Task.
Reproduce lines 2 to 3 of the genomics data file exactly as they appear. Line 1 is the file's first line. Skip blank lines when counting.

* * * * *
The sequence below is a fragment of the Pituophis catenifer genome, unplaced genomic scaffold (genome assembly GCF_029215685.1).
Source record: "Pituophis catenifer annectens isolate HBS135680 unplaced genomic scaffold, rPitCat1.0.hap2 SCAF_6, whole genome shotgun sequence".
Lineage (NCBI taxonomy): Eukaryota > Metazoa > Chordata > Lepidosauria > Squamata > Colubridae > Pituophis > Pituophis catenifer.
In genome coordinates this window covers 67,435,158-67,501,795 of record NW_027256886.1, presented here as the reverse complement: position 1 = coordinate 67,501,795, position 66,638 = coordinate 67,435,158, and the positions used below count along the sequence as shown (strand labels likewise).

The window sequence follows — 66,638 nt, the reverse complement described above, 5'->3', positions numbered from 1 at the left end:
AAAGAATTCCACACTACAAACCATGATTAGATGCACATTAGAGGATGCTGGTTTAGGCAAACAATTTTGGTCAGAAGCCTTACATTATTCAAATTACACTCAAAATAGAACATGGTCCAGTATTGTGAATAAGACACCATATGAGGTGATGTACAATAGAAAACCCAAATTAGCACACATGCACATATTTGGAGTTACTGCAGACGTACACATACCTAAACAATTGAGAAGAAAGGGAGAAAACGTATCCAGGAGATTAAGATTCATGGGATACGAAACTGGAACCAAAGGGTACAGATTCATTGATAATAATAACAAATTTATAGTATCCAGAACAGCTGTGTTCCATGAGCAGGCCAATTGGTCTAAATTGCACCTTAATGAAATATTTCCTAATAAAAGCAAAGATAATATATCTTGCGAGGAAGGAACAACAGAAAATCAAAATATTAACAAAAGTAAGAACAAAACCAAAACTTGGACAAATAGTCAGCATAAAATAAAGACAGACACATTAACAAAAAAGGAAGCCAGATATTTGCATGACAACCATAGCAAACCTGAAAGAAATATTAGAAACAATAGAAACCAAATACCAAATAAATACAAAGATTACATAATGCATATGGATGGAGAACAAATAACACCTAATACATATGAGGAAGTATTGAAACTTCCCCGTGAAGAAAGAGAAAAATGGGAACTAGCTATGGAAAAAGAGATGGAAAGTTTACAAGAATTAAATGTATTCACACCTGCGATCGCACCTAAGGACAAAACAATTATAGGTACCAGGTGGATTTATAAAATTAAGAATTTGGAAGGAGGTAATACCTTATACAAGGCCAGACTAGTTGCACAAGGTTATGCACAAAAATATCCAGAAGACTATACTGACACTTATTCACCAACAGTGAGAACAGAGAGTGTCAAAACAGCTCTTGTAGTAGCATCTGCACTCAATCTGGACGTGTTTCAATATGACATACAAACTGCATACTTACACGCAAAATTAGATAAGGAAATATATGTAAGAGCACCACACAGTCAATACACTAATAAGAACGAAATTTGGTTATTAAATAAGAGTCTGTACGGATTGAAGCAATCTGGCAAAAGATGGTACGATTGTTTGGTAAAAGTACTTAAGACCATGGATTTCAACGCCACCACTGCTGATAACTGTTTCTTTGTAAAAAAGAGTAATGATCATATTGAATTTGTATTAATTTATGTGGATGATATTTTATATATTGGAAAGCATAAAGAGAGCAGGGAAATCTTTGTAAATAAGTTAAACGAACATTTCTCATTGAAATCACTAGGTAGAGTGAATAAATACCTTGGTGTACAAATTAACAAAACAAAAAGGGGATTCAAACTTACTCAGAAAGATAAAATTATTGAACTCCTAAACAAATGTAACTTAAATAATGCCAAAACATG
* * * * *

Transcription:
Source record: "Pituophis catenifer annectens isolate HBS135680 unplaced genomic scaffold, rPitCat1.0.hap2 SCAF_6, whole genome shotgun sequence".
Lineage (NCBI taxonomy): Eukaryota > Metazoa > Chordata > Lepidosauria > Squamata > Colubridae > Pituophis > Pituophis catenifer.